This panel brings together a group of dynamic and resilient individuals who have been at the forefront of LGBTQ+ and other social justice movements in Los Angeles for decades. These queer elders of color have experienced firsthand the intersectional nature of oppression and worked tirelessly to dismantle it.
In this conversation, panelists Joey Terrill, Phill Wilson, and Mia Yamamoto will reflect on their life’s work of amplifying the voices of those who have been silenced, creating safe spaces, and advocating for policy changes. Through their stories, they offer invaluable insight into the challenges and triumphs of bringing our whole selves to every fight. The panel will be moderated by Elizabeth (Liz) T. Vazquez.
Joey Terrill’s activist roots go back to high school, when he volunteered for the farm workers unionization movement. He attended Immaculate Heart College and was then part of the loosely organized artist collective the Escandalosas. During the AIDS crisis, he seamlessly incorporated AIDS advocacy into his art, including illustrations for the Spanish-language educational comic series Chicos Modernos to promote safer sex practices, and contributing to exhibits such as “Art, AIDS, America” and “Queerly Tehauantin.” His art has been featured at MoMA, LACMA, MOCA, ONE Gallery, and others. He is the Global Director of Advocacy and Partnerships at AIDS Healthcare Foundation.
GLAD Spirit of Justice Award-winner Phill Wilson is the founder and former President and CEO of the Black AIDS Institute, a think tank whose mission is to stop the AIDS pandemic in African American communities. Previously, he served as the AIDS Coordinator for the City of Los Angeles, Director of Policy and Planning at AIDS Project Los Angeles, co-chair of the Los Angeles County HIV Health Commission, and appointee to the Health Resources & Services Administration AIDS Advisory Committee. He was the co-founder of the National Black Lesbian and Gay Leadership Forum and the National Task Force on AIDS Prevention.
Criminal defense attorney, former public defender, and Harvey Milk Legacy Award-winning transgender rights activist Mia Yamamoto was born in a concentration camp for civilians of Japanese ancestry at Poston, Arizona during World War II. Upon graduating from college, she enlisted in the U.S. Army and was deployed to Vietnam. Afterwards, she attended UCLA School of Law, where she co-founded the Asian Pacific Islander Law Student Association (APILSA), and started her own practice in 1984. At age 60, Mia came out publicly as transgender, becoming an ardent advocate and spokesperson for the trans community in and out of the courtroom.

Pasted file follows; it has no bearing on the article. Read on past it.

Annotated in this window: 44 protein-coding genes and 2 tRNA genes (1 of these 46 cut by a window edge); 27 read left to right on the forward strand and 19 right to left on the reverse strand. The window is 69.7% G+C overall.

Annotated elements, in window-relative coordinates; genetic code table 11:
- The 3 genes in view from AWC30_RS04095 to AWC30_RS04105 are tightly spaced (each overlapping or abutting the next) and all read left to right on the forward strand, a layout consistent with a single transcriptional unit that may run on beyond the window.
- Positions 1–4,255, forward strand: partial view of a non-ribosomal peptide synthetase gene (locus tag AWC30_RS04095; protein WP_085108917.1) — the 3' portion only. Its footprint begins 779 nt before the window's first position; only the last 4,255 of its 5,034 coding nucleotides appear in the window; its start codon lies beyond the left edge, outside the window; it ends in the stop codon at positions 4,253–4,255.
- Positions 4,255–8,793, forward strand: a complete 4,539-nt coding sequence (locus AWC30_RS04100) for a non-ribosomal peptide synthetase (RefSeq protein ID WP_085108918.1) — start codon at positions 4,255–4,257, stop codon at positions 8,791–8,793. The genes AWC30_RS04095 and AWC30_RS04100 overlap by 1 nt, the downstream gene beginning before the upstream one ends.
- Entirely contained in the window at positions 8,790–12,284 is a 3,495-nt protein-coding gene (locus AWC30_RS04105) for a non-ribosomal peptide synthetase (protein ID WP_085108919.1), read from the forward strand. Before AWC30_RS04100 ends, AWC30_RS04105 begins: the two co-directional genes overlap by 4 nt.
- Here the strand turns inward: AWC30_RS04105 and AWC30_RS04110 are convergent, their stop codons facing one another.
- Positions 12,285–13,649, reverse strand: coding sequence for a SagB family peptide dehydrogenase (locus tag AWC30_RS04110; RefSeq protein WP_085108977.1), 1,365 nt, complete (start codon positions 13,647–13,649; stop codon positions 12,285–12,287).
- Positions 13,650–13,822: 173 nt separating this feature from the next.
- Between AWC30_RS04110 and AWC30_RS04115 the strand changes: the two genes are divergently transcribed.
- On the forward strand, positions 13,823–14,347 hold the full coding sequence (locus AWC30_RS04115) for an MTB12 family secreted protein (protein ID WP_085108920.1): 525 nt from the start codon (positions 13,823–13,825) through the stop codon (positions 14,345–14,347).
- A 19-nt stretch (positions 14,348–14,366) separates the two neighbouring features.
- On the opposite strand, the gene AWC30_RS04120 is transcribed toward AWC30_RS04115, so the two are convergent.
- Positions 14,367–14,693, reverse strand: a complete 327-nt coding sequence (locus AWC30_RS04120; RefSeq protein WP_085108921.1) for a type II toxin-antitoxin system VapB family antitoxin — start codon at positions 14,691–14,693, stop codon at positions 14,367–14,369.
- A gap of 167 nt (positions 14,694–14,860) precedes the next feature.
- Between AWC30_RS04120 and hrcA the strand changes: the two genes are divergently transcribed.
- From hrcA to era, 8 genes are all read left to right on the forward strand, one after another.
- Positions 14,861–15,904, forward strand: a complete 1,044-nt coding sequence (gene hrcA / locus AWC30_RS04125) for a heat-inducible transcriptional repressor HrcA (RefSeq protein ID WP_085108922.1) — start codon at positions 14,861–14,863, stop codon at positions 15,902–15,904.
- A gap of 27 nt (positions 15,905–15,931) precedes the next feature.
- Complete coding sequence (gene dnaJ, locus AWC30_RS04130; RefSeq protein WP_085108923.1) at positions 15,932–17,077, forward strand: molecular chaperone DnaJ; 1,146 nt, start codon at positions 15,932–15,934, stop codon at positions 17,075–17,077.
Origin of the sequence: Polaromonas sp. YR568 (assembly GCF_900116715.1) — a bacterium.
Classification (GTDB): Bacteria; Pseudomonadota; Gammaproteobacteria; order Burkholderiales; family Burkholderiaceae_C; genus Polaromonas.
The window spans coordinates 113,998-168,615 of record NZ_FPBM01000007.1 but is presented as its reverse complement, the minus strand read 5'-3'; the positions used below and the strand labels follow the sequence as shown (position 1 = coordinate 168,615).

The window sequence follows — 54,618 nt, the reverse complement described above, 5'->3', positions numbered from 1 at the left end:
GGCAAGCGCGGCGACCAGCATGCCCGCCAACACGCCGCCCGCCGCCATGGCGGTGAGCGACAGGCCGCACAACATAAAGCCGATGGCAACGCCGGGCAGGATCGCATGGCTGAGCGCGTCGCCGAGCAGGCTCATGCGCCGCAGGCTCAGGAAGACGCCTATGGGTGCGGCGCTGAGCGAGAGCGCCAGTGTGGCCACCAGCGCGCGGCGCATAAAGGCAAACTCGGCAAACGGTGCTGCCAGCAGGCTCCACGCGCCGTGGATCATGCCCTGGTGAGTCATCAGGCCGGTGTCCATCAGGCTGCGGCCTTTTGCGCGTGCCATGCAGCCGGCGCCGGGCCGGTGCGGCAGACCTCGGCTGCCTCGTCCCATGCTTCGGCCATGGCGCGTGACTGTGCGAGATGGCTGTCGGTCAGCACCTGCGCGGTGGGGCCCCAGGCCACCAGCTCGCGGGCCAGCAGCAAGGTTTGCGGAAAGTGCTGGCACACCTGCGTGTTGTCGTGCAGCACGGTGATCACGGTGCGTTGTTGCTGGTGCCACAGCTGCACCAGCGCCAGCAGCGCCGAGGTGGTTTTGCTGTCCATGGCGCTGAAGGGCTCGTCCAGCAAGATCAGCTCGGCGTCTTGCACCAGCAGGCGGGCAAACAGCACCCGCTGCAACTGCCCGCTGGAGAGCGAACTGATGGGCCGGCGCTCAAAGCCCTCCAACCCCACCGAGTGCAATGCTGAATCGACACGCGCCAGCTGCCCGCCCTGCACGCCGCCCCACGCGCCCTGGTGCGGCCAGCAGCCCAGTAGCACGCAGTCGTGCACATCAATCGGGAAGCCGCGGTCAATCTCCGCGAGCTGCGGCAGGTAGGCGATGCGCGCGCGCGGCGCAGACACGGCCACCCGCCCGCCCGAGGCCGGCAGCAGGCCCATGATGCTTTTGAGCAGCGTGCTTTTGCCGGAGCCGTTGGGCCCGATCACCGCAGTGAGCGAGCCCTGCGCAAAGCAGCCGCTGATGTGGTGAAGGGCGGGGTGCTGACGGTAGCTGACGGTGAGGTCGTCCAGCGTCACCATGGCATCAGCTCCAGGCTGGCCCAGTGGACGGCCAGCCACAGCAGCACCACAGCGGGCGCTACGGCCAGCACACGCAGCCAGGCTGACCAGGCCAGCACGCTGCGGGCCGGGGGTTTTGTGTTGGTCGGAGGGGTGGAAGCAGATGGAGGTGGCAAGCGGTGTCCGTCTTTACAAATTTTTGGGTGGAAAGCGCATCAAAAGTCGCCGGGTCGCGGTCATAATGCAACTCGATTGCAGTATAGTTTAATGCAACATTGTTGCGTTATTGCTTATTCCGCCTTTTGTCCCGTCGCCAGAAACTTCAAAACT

Elizabeth (Liz) T. Vazquez (Moderator) is a first-generation Mexican-American artist, writer and filmmaker from Los Angeles. They received their BA in Film Production with a focus on cinematography at the Arts University of Bournemouth in the UK. In 2021, they became an artist-in-residence at The Philosophical Research Society, presenting their first solo show, MANO DE DIOS. In 2022, they graduated from the American Film Institute Conservatory with an MFA in Screenwriting. They now manage social media, PR, & Marketing for the Philosophical Research Society while continuing to work on their creative projects.
This program is organized by The Outwords Archive as part of the 2023 Circa: Queer Histories Festival, presented by One Institute.
Since 1975, we've been sharing the rich, diverse history of Santa Monica and the Santa Monica Bay area. We are committed to serving the community by providing access to dynamic exhibitions highlighting the depth and historical complexity of the westside; as well as our extensive collections of historical objects and images. With programmatic events, interactive features and pop-up exhibits SMHM is the preeminent venue for exploring Santa Monica Bay area history and culture.
The Outwords Archive (OUTWORDS) captures, preserves, and shares the stories of LGBTQIA2S+ elders, to build community and catalyze social change.